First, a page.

15463848481_d58900bc39_o.jpgAfrican Angle 

Debasing Africa’s Largest Economy

By Soji Apampa

There was outrage in Nigeria when the U.S. National Intelligence Council (NIC), at a conference in 2005, dared to consider the possibility of Nigeria collapsing into a failed state before 2020. The Nigerian government, which preferred to underscore the fact that Nigeria’s economy was on a growth trajectory, vehemently denounced this report as “glib talk arising from dubious or diabolical benchmarks.”

Whether or not NIC is correct, Nigeria today can be described as a middle-income country characterized by weak state capacity and weak state legitimacy. This state weakness makes citizens vulnerable to a range of shocks which, when coupled with Nigeria’s corrupt political economy, provides the preconditions for crisis. Such a crisis would likely be followed by a superficial recovery in which symptoms, not root causes, were addressed. As a result, key lessons would not be learned, leaving room for the crisis cycle to repeat. In order to fix this crisis cycle, Nigeria must move away from its current culture of corruption.

Crisis Triggers

What events or combination of events could drive Africa’s largest economy towards crisis? Four events could determine the direction in which Nigeria’s economy would travel between 2015 and 2020:

·      international oil price shocks,

·      the country’s unmitigated corruption,

·      political instability surrounding the 2015 elections and finally,

·      heightened, widespread, sustained violence (resulting from political processes for 2015 elections and/or resumed insurgency in the Niger Delta, and/or heightened piracy in the Gulf of Guinea, and/or sustained terrorist action in the style and manner of Boko Haram).

But will these precipitants cause Nigeria to disintegrate as predicted by the NIC, drifting toward a precipice? Or will it change course toward a better set of outcomes?  Understanding the likelihood of each scenario requires understanding the relationship between Nigeria’s oil wealth and its patronage politics.

By far the biggest shock to Nigeria’s economy in 2014, bigger than the effect of Ebola and U.S. quantitative easing, has been the oil price collapse. While Nigeria needs approximately $120 pb for the budget to break even from income and taxes, the price of oil since December 1 has fallen to just under $70 pb. Nigeria has squandered resources it saved in an Excess Crude Account, specifically to cushion the effect of oil price shocks. It has drawn down on its external reserves and cashed in large parts of its sovereign wealth fund, leaving it no choice but to devalue its currency and announce a range of austerity measures. Much of the sums have been drawn to maintain political support within Nigeria’s patronage politics.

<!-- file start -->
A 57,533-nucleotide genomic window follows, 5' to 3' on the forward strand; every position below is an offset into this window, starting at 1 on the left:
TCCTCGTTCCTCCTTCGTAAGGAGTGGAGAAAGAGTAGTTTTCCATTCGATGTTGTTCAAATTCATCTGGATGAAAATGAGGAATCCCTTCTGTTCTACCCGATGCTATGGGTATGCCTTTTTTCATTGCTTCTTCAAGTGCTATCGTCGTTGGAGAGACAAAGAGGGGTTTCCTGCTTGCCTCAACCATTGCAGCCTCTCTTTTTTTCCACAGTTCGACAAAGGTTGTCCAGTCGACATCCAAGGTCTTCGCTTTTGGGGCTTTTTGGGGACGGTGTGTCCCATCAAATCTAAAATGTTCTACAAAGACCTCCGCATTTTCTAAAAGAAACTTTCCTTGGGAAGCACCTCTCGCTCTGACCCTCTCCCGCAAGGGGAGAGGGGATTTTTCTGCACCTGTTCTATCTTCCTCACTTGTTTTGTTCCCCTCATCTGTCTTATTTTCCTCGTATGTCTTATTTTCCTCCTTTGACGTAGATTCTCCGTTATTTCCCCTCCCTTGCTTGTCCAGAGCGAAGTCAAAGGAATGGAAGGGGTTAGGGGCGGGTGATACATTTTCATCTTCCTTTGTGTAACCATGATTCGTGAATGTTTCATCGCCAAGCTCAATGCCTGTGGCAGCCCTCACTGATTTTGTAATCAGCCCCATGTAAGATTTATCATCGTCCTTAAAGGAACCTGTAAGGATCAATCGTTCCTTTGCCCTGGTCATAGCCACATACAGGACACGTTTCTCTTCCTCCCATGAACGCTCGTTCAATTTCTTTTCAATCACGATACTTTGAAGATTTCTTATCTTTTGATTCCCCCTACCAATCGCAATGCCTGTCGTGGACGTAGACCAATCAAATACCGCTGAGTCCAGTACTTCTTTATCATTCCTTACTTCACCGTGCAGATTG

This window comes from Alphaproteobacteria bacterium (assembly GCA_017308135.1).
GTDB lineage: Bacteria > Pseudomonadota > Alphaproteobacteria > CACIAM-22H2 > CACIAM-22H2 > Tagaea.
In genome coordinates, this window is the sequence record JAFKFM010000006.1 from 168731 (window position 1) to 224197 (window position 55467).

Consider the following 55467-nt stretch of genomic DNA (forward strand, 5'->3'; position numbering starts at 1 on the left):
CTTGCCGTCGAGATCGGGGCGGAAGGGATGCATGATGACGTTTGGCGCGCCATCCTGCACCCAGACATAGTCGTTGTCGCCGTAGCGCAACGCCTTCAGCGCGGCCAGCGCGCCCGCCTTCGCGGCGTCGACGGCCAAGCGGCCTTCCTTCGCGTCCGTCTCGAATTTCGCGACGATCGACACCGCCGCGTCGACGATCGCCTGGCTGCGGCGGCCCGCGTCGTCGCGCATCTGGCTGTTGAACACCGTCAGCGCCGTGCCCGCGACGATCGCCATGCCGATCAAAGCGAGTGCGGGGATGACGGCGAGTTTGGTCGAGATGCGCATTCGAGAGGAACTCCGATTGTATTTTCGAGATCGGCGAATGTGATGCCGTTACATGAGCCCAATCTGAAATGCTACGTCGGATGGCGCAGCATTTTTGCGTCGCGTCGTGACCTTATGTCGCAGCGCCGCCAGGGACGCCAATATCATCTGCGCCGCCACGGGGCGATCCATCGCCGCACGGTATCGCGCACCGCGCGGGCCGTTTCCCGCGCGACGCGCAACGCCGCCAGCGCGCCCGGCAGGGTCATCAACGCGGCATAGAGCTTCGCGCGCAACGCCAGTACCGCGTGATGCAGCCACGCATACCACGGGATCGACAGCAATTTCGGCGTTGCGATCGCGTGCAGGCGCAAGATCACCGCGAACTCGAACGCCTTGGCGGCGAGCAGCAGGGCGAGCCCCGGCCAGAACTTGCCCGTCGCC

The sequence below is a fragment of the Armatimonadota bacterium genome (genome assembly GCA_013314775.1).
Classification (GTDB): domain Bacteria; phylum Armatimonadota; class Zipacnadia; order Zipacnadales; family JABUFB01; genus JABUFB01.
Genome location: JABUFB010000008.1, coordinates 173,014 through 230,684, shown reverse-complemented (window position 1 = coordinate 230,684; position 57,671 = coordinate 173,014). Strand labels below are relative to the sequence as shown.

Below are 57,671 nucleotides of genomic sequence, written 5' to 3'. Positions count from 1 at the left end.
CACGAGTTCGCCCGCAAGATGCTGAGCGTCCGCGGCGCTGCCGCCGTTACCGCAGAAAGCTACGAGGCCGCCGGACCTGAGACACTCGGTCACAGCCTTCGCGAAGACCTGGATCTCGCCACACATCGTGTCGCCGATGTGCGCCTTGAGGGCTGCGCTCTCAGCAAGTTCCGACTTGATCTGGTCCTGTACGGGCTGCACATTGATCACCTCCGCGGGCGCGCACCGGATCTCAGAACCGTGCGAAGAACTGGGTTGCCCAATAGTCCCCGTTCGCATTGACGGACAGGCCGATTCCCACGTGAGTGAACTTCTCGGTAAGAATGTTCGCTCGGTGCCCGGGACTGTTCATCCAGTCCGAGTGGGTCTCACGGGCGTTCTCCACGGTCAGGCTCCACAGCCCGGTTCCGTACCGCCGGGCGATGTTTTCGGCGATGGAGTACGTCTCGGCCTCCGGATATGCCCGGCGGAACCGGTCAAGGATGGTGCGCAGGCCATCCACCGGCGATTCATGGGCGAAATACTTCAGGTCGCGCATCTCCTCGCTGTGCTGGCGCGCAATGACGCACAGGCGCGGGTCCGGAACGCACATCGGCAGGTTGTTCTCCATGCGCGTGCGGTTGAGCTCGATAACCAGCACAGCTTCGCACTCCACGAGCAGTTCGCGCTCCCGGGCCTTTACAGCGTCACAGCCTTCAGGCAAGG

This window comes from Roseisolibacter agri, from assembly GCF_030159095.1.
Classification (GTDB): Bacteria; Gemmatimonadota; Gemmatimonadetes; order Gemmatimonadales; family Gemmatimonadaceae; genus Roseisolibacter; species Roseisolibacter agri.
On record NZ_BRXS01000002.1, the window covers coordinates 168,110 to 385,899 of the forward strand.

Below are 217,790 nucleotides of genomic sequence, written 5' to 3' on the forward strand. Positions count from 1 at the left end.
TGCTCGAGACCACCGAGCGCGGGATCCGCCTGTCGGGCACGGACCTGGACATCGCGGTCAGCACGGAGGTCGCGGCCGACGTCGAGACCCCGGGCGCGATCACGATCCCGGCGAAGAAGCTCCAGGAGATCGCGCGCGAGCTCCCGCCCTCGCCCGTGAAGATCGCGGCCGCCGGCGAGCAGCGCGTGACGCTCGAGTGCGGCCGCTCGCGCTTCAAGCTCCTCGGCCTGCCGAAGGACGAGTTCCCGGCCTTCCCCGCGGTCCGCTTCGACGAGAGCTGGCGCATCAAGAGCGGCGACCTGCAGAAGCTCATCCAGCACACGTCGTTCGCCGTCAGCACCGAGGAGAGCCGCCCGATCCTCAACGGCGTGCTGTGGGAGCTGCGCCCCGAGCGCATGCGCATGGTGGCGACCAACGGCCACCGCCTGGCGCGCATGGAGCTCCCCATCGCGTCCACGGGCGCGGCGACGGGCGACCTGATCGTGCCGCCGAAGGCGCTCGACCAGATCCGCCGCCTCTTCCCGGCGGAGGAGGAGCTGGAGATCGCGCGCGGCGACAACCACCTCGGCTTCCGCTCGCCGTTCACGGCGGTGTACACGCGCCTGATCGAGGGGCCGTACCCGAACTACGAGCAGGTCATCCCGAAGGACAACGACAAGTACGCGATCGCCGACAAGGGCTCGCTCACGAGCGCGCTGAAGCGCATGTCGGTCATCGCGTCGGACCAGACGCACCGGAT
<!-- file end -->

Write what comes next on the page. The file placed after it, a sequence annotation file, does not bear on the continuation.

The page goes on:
While the U.S. has historically depended on a stable Nigerian government to ensure that Nigeria’s oil is available to the West, the recent American shale oil revolution has led to a decline in oil purchases from Nigeria and a resultant decline in Nigeria’s strategic importance to the U.S. Nigeria (holding current OPEC Presidency) and other OPEC countries, in a bid to injure U.S. shale oil, have voted to keep pumping oil with the effect that global oil prices remain depressed. But is Nigeria clutching at straws?

Corruption in Nigeria is endemic, pervasive, and systemic. It is also the primary precondition to national crisis and is inextricably linked with the oil economy. This relationship is best explained through a caricature of the Nigerian political economy where enormous wealth is today synonymous with enormous power, and vice-versa. To have either, one has to be connected to public funds one way or another.

To achieve that, the political aspirant enters into an unwritten pact with unofficial Kingmakers or “Godfathers.” The pact is a promise that the “Godfathers” would continue to have access to state funds while their rivals and competitors are kept out. In other words, a promise to “hold the cow of state steady whilst they milk it to death!” A successful politician in that scenario is one that delivers on the pact once in office, and therefore one that deserves reelection. Once re-elected enough times (stopped only by constitutional dictates and the “greed” of other groups who want to replace them), they elbow their way till they can join the ranks of the “Godfathers” or unofficial Kingmakers.

Nigeria’s oil lubricates this system, and corruption describes its mechanism. Violence, or the threat of it, is used to get a recalcitrant party to negotiate or make room at the table for the callous. Some have been honing their skills to test their art at February’s elections. In the crudest form possible, violence drives access to oil; oil drives corruption; corruption drives the game of patronage politics played by Nigeria’s elite; and patronage politics drives public choice.

Unless Nigeria finds an answer to its culture of corruption, the country may find itself, despite its best wishes, on a slippery slope to a national crisis. And with all of the four triggers eminently possible and oil prices continuing to drop, any response short of reducing corruption and patronage only postpones the doomsday.



Soji Apampa is co-founder of the Integrity Organisation Ltd. (Gte.), a Nigerian organization established in 1995 to empower people, their transactions, systems, and institutions against corruption.

[Photo courtesy of Stakeholder Democracy]

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